Let’s be beastly to foreigners

The Illegal Migration Bill is the opening shot of the Tory general election campaign, writes Eddie Ford

Not least thanks to the intervention by ‘comrade’ Gary Lineker, the government’s Illegal Migration Bill has become big news. Apparently, Britain is being invaded by an alien army offloaded by small boats operating out of France.

In fact, Suella Braverman, the home secretary, told parliament that the country is at risk of being “overwhelmed” by 100 million people! That is, the number of people that she says are eligible to come to the UK under current asylum laws. Actually, she derived that figure from a recent United Nations estimate of people fleeing conflict, persecution and climate change worldwide. But, hey, why let rationality get in the way of a juicy headline in the rightwing press?

Undoubtedly, the bill will be delayed by the House of Lords. But if it passes through parliament and gets royal assent, the legislation will certainly be challenged in the courts - just like the crazy idea of relocating illegal immigrants to Rwanda for processing, asylum and resettlement. Indeed, on March 14 a court of appeal judge ruled that a group of asylum-seekers can bring a legal challenge against the home office for what they claim has been a failure to consider the “dangers and risks” of deporting them to Africa. Interestingly, the home office has said quite explicitly that the Illegal Migration Bill falls below legal requirements - Braverman admitting there was a “more than 50%” chance it breaks human rights laws, thus increasing the pressure from Tory backbenchers to pull out altogether from the European Convention on Human Rights and really get Brexit done.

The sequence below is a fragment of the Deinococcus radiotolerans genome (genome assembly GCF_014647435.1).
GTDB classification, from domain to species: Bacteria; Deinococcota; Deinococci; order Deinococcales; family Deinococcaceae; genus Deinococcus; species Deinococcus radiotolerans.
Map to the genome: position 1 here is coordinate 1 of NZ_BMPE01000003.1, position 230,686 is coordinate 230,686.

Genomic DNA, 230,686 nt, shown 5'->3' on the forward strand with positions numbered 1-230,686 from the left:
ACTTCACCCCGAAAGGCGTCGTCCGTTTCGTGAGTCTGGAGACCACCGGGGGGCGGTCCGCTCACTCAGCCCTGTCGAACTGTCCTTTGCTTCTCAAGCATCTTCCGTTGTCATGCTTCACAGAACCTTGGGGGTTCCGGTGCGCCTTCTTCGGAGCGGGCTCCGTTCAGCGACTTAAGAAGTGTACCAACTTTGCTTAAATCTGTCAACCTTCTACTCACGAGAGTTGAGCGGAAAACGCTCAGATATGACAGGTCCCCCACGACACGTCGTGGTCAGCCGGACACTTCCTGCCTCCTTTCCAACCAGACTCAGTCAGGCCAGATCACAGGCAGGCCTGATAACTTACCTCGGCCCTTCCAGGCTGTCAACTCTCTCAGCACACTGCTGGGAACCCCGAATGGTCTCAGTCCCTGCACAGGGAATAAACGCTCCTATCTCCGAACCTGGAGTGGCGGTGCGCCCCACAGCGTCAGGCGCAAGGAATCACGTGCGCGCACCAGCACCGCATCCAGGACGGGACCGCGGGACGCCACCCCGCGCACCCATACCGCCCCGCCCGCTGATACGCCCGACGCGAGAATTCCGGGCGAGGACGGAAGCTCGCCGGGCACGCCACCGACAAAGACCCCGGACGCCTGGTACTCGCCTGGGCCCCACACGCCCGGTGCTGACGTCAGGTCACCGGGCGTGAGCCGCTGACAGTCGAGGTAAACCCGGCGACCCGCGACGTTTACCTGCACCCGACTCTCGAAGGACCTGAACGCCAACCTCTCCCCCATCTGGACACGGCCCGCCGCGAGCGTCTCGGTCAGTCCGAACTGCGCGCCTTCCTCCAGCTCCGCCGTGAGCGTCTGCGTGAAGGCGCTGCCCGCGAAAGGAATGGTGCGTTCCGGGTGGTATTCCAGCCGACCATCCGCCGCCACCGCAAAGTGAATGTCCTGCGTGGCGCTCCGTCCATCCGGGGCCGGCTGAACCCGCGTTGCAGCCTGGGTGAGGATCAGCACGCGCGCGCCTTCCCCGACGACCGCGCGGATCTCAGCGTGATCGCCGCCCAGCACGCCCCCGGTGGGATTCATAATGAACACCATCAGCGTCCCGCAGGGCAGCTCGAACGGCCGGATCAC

Having said that, the government inserted what is known as a section 19(1)(b) statement into the bill, indicating that it intends to proceed regardless, by sidestepping ECHR rulings on the grounds that it is primary legislation and the courts cannot override it. Hence setting itself up nicely for a headline-grabbing confrontation with Strasbourg, which it can then blame in populist fashion for the failure to implement the measures which were never going to be implemented in the first place. Anyhow, the bill this week passed its second reading in the Commons by 312 votes to 250 with no Tory MP voting against - though there were 44 Conservatives who did not vote at all, including former prime minister Theresa May, who rubbished the bill during the debate. Sir Robert Buckland, former justice secretary, said he and other Tories who voted for the bill were only backing it on the basis that some of the details would be changed later.